Ramnagar School and Home for Disabled Children
Children with disabilities ranging from cerebral palsey through to Down’s syndrome living in villages near Ramnagar, some five hours north-east of Delhi, now have a new special school and home. That is thanks to Women in Travel (WiT) and the many individuals and companies in the duty free and travel retail industry who raised funds to build the residential school in less than 13 months. The inauguration of the Janet Sheed Roberts Residential School for Children with Special Needs took place on November 29th 2012. It proved to be a big event for the local community with over 1,000 people in attendance.
Situated in the small village of Basai, some 10km from the small town of Ramnagar, the school is in the grounds of a secondary school, built and administered by local NGO USR Indu Samiti with whom Lotus Flower Trust has partnered to manage the construction of the residential school and who will take over the day-to-day running of the school.
This is a poor area. The land here is fertile but there is little work beyond backbreaking labour on the roads – when available – or in the fields at INR100 (€1.40) per day and the people live primarily from their own vegetable crops.The Janet Sheed Roberts Residential School for Children with Special Needs is named after the doyenne of Wm Grant & Sons whose Bottle no 7 of Glenfiddich Janet Sheed Roberts Reserve, donated to WiT by Rita Greenwood, Wm Grant & Sons Global Travel Retail Managing Director, and sold in Mrs Roberts’ memory for charity, was purchased by World Duty Free Group for £42,000. It is currently on sale at Edinburgh Airport where, again, any profits will go to the School. Age is respected in India and a wonderful photograph of Mrs Roberts, aged 110, dominates the school foyer, flanked by her picture as a young woman, and the Lotus Flower Trust and WiT texts which record our good wishes and the contributions made by the many companies and individuals in the duty-free and travel retail industry who made the residential school possible.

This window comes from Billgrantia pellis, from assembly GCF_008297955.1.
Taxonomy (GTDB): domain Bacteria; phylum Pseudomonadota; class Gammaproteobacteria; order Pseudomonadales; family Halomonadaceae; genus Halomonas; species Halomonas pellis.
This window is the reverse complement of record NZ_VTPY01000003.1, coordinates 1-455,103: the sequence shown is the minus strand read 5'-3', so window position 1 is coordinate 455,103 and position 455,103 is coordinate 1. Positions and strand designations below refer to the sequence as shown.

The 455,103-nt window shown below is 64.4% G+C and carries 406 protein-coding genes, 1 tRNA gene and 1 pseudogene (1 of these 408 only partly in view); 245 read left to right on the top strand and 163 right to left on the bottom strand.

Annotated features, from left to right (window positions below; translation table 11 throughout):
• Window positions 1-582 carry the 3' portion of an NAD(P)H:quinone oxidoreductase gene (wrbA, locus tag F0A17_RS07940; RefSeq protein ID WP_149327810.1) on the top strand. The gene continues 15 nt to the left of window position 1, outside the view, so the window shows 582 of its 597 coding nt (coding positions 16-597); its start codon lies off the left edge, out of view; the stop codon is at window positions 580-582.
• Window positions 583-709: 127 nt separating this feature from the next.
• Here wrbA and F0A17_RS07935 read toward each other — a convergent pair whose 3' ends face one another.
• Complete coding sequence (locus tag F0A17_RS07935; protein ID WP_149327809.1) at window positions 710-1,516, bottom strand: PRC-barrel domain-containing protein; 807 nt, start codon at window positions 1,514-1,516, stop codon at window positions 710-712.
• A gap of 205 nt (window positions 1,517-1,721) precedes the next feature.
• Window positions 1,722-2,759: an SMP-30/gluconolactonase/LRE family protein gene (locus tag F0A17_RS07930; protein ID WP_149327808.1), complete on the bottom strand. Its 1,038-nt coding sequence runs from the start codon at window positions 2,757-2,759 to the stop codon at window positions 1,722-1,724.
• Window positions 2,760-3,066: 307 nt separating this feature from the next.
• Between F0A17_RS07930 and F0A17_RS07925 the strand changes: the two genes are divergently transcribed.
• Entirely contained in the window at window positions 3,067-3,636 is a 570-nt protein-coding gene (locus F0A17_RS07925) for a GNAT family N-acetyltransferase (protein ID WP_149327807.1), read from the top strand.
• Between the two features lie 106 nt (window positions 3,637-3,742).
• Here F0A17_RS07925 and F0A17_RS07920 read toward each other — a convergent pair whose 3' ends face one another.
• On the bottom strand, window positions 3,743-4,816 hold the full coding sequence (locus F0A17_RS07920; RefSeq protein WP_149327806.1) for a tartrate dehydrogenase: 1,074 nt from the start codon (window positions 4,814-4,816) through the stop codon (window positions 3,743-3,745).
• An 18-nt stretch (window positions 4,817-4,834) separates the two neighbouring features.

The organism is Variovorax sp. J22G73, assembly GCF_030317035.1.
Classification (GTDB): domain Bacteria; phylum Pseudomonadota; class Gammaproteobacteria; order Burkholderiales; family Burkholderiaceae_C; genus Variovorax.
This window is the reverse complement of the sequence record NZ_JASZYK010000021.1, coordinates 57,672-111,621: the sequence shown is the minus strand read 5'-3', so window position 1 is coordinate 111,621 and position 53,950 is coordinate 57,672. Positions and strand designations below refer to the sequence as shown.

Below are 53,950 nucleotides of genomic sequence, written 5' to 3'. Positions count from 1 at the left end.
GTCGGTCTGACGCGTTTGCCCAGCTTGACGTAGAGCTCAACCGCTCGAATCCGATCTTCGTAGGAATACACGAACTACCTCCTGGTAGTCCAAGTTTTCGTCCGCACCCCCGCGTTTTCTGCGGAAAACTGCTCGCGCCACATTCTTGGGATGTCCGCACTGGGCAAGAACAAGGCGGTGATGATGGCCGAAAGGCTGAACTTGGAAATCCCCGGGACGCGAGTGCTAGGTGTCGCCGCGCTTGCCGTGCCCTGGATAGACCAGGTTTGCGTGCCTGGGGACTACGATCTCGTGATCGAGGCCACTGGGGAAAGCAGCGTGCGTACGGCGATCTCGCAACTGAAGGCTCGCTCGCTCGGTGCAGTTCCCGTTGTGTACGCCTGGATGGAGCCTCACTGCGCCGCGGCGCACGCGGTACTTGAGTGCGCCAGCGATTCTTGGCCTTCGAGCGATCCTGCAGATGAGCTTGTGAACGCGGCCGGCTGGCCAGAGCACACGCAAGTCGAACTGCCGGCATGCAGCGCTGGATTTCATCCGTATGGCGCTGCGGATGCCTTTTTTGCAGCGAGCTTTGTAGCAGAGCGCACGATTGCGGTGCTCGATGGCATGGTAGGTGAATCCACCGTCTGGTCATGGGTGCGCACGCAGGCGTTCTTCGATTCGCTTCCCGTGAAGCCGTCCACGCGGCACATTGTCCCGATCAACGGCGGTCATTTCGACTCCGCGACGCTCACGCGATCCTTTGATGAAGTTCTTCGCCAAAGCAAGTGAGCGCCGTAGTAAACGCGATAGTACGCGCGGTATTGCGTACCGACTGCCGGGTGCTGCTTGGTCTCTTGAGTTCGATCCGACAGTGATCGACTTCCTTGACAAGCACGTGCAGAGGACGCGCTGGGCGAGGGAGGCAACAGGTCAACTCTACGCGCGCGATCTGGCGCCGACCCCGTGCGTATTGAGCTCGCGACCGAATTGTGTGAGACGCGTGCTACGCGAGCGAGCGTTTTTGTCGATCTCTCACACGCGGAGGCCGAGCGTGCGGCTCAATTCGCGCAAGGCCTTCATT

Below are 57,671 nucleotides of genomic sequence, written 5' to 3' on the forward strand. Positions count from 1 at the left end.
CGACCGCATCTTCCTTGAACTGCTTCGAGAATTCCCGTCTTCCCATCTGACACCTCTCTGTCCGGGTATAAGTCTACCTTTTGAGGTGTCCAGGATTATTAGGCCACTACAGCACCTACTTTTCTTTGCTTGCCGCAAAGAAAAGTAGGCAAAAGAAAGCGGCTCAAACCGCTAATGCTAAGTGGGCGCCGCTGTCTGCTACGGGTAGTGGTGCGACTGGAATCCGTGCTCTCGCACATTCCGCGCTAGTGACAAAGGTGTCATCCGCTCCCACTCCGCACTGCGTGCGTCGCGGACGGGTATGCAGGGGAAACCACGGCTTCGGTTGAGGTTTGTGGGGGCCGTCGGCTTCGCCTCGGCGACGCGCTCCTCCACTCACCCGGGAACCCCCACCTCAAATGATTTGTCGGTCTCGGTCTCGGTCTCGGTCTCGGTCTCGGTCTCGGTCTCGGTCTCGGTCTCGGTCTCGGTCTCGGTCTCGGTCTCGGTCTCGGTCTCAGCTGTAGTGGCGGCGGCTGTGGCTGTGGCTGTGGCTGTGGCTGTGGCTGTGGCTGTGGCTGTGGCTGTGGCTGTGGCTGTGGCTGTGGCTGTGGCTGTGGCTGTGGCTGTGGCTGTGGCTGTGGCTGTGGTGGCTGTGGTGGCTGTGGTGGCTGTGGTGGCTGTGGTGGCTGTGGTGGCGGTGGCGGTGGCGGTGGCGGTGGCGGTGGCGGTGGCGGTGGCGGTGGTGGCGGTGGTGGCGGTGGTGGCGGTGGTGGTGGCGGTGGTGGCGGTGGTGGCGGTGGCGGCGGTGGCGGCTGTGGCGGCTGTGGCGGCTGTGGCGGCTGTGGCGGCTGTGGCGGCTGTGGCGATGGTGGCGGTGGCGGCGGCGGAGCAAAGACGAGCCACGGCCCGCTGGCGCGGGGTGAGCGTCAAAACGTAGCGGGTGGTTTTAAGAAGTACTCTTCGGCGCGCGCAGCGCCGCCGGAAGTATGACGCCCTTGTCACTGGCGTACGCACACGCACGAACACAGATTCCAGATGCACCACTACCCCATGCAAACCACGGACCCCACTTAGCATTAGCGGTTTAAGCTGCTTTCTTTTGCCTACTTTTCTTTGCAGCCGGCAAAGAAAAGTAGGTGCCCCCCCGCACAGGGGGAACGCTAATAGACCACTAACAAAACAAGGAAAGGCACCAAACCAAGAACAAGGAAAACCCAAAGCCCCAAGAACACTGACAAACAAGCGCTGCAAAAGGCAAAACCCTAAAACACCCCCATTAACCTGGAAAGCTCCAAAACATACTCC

The school consists of 3 very large classrooms of 60 sqm each, 3 similar sized dormitories, a kitchen, dining room, teachers’ quarters, toilets and shower units, a large outdoor terrace and an inner airy atrium. All the rooms have plenty of natural daylight
50 children are registered so far with a spectrum of challenges from cerebral palsy, Down’s syndrome, club foot, cleft palate and lip, deaf and dumb, partial blindness through to general mental challenges. Each child has a medical record with photo, family details, diagnosis, medical and hospital record, health and education plan. During the ceremony a further 50 children were registered by families who had come from up to 90km away, which is a long distance on public transport, some of them travelling overnight.
Many of the children are being integrated in society for the first time. Some of the children with physical disabilities are already having lessons in the secondary school, leaving more time for those with mental challenges to receive the help they need in the classrooms of the Janet Sheed Roberts School. Among the highlights of the opening ceremony, which featured songs and dance by children from the secondary school, were two very moving performances by ‘our’ children. Particularly moving was a musical tableau with each child dressed as a star, led by an angel, Bharti, who has no arms much below the elbows. Her hands were blown off by dynamite planted to scare off the wild boar near her home, and thanks to you she has just had prosthetic hands fitted.Sarah Branquinho, attending the opening ceremony on behalf of WiT and as chair of Lotus Flower Trust, accompanied by Rajiv Bhatia and Neeraj Sharma of Wm Grant & Sons, John Hunt our CEO and Erik Juul-Mortensen, a trustee of Lotus Flower Trust, says, “It was a simply amazing day – very emotional. It is impossible to describe the difference this will make to 100 children who have had no access to education, or in many cases to society. Women in Travel (WiT), working with Lotus Flower Trust and local NGO USR Indu Samiti, has completed this project which fulfils a desperate need in this remote rural community in a record 13 months – I just wish that everyone who contributed so generously could meet these wonderful children whose lives they have changed.” With special thanks to the many companies and individuals who contributed to the funding of the Janet Sheed Roberts Residential School for Children with Special Needs, and to the following companies for major donations: Heinemann, Dubai Duty Free, IAADFS, World Duty Free Group, DFS, Furla, The Moodie Report, Maxxium, Travel Retail Business, Travellersshop and of course Wm Grant & Sons, whose Bottle no.7 has driven so much of the fundraising.